Two ways that medical students believe their teaching can be made more relevant to their future careers are highlighted in this study. Firstly, there is a need to focus on scenarios which students will commonly encounter in their initial years of employment. Secondly, psychiatry should be better integrated into the overall curriculum, with the opportunity for teaching in different settings. However, when developing curricula the need to listen to what students believe they should learn needs to be balanced against the necessity of teaching the fundamentals and principles of a speciality.
A reward or punishment can seem better or worse depending on what else might have happened. Little is known, however, about how neural representations of an anticipated incentive might be influenced by the available alternatives. We used event-related FMRI to investigate the activation in the nucleus accumbens (NAcc), while we varied the available alternative incentives in a monetary incentive delay task. Some task blocks included only uncertain gains and losses; others included the same uncertain gains and losses intermixed with certain gains and losses. The availability of certain gains and losses increased NAcc activation for uncertain losses and decreased the difference between uncertain gains and losses. We suggest that this pattern of activation can result from reference point changes across blocks, and that the worst available loss may serve as an important anchor for NAcc activation. These findings imply that NAcc activation represents anticipated incentive value relative to the current context of available alternative gains and losses.
context; reference points; reward; nucleus accumbens; fMRI
Creative, dynamic strategies are the ones that identify new and better ways of uniquely offering the target customers what they want or need. A
business can achieve competitive advantage if it chooses a marketing strategy that sets the business apart from anyone else. Healthcare services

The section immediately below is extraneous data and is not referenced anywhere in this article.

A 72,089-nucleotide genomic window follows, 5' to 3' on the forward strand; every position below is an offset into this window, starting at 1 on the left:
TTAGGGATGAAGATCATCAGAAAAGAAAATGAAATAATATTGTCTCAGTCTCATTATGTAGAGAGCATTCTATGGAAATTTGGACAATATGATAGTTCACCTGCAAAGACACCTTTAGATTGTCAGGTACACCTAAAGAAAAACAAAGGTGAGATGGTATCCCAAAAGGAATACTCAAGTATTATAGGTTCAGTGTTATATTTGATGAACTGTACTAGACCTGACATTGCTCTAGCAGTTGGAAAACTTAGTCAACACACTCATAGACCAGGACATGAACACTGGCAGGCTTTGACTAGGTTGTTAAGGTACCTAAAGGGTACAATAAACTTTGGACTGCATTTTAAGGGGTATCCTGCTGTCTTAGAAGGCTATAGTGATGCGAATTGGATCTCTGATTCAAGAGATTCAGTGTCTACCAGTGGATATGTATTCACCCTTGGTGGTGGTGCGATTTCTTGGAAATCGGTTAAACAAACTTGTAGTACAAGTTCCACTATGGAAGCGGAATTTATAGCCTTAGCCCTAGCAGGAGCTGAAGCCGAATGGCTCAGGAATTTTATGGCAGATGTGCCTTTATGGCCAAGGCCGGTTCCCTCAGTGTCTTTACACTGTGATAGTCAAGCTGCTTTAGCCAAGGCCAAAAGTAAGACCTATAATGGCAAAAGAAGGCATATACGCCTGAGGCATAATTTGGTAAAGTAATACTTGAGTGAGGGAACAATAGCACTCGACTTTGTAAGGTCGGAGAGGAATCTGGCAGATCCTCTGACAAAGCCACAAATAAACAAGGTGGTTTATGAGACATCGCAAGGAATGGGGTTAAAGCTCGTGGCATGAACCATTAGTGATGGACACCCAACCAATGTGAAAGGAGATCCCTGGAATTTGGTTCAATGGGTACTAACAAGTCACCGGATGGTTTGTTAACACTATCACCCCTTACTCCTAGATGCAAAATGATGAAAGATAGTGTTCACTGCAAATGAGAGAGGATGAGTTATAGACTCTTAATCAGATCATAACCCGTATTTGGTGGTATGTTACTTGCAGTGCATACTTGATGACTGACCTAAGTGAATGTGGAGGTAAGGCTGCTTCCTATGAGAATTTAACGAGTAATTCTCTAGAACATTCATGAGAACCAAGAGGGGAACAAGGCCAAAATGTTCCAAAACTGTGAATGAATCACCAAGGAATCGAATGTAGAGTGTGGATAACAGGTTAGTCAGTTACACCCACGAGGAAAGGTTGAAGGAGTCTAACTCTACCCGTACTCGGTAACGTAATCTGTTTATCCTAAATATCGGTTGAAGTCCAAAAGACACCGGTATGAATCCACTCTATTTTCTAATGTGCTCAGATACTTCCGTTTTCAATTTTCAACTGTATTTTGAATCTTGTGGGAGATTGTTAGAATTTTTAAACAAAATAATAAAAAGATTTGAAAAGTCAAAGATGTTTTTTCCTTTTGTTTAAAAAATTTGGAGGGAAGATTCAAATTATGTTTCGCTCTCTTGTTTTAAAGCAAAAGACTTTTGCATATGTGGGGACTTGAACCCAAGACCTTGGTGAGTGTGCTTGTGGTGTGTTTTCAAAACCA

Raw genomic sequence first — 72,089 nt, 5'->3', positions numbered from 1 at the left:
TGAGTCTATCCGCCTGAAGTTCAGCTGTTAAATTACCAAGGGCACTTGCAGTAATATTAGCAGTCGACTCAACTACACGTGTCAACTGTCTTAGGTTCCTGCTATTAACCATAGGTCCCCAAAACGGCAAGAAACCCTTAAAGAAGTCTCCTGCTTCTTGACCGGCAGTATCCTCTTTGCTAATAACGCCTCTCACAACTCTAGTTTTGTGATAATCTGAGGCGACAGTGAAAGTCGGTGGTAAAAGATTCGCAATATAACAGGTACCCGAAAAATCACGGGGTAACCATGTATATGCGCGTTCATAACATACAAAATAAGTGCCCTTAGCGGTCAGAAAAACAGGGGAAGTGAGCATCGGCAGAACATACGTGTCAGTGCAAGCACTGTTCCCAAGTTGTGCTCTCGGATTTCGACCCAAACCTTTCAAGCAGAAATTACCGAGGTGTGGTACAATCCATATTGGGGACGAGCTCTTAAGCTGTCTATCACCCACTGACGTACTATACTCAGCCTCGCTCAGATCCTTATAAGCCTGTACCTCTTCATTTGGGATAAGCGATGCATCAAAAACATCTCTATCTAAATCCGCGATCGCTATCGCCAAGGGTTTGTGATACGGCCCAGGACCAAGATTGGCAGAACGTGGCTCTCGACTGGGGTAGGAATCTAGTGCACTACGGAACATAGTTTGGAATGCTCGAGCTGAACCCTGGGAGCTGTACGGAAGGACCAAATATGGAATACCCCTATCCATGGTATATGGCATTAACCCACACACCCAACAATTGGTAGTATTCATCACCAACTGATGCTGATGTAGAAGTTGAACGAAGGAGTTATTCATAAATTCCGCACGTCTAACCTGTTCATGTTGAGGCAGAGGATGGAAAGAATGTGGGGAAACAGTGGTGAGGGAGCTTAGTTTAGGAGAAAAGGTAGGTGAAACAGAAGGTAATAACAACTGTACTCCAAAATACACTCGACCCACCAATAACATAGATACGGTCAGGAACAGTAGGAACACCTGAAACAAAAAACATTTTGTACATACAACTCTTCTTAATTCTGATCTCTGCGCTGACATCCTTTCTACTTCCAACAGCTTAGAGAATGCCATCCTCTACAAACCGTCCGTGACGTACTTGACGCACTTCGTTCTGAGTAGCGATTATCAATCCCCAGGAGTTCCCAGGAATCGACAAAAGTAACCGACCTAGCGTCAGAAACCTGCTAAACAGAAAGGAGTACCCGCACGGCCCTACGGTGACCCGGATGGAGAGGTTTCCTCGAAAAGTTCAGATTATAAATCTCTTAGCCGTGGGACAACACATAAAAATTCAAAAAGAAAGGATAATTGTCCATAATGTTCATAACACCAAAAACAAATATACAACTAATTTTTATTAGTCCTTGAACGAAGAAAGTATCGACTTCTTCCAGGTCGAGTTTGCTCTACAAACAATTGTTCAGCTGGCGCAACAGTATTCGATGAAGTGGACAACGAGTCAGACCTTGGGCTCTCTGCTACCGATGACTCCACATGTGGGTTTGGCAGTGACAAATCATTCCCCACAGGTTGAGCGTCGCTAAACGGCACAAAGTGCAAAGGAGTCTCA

companies have to understand that the customer should be placed in the centre of all specific marketing operations. The brand message should reflect the
focus on the patient. Healthcare products and services offered must represent exactly the solutions that customers expect. The touchpoints with the
patients must be well mastered in order to convince them to accept the proposed solutions. Healthcare service providers must be capable to look
beyond customer's behaviour or product and healthcare service aquisition. This will demand proactive and far–reaching changes, including
focusing specifically on customer preference, quality, and technological interfaces; rewiring strategy to find new value from existing and unfamiliar
sources; disintegrating and radically reassembling operational processes; and restructuring the organization to accommodate new typess of work and skill.
In this article, tragedy and utopia are juxtaposed, and it is proposed that the problem of “medicalisation” is better understood in a framework of tragedy than in a utopian one. In utopia, it is presupposed that there is an error behind every setback and every side effect, whereas tragedy brings to light how side effects can be the result of irreconcilable conflicts. Medicalisation is to some extent the result of such a tragic conflict. We are given power by medical progress, but are also confronted with our fallibility, thus provoking insecurity. This situation is illustrated by the sudden infant death syndrome (SIDS). Recent epidemiological investigations have shown that infants sleeping in a prone position have a 15–20 times higher risk of dying from SIDS than infants sleeping in a supine position. A simple means of preventing infant death is suggested by this discovery, but insecurity is also created. What else has been overlooked? Perhaps a draught, or wet diapers, or clothes of wool are just as dangerous as sleeping prone? Further investigations and precautions will be needed, but medicalisation prevails.